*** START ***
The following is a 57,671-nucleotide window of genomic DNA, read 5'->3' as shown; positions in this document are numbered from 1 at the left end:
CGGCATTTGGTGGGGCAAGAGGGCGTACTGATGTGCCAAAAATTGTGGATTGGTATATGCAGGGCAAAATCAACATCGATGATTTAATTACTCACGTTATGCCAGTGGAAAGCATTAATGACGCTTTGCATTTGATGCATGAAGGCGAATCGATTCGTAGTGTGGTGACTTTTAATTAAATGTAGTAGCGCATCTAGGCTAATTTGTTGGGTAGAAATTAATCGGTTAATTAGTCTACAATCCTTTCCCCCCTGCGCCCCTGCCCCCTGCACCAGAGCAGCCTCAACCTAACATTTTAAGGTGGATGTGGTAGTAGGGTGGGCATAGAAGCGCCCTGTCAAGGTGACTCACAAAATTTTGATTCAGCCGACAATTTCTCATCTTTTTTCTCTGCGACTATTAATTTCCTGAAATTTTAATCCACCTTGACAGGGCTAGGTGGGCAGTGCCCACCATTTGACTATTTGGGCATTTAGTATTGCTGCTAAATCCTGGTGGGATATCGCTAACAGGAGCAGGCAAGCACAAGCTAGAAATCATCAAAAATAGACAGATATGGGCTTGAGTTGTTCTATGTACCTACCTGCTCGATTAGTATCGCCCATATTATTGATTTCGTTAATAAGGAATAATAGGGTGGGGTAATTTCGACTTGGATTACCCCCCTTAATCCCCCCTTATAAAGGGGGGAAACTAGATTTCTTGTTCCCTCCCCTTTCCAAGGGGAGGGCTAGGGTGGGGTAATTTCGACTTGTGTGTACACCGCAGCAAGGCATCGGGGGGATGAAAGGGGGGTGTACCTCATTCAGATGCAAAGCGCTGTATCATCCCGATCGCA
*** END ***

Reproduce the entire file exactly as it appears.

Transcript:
The following is a 57,671-nucleotide window of genomic DNA, read 5'->3' as shown; positions in this document are numbered from 1 at the left end:
CGGCATTTGGTGGGGCAAGAGGGCGTACTGATGTGCCAAAAATTGTGGATTGGTATATGCAGGGCAAAATCAACATCGATGATTTAATTACTCACGTTATGCCAGTGGAAAGCATTAATGACGCTTTGCATTTGATGCATGAAGGCGAATCGATTCGTAGTGTGGTGACTTTTAATTAAATGTAGTAGCGCATCTAGGCTAATTTGTTGGGTAGAAATTAATCGGTTAATTAGTCTACAATCCTTTCCCCCCTGCGCCCCTGCCCCCTGCACCAGAGCAGCCTCAACCTAACATTTTAAGGTGGATGTGGTAGTAGGGTGGGCATAGAAGCGCCCTGTCAAGGTGACTCACAAAATTTTGATTCAGCCGACAATTTCTCATCTTTTTTCTCTGCGACTATTAATTTCCTGAAATTTTAATCCACCTTGACAGGGCTAGGTGGGCAGTGCCCACCATTTGACTATTTGGGCATTTAGTATTGCTGCTAAATCCTGGTGGGATATCGCTAACAGGAGCAGGCAAGCACAAGCTAGAAATCATCAAAAATAGACAGATATGGGCTTGAGTTGTTCTATGTACCTACCTGCTCGATTAGTATCGCCCATATTATTGATTTCGTTAATAAGGAATAATAGGGTGGGGTAATTTCGACTTGGATTACCCCCCTTAATCCCCCCTTATAAAGGGGGGAAACTAGATTTCTTGTTCCCTCCCCTTTCCAAGGGGAGGGCTAGGGTGGGGTAATTTCGACTTGTGTGTACACCGCAGCAAGGCATCGGGGGGATGAAAGGGGGGTGTACCTCATTCAGATGCAAAGCGCTGTATCATCCCGATCGCA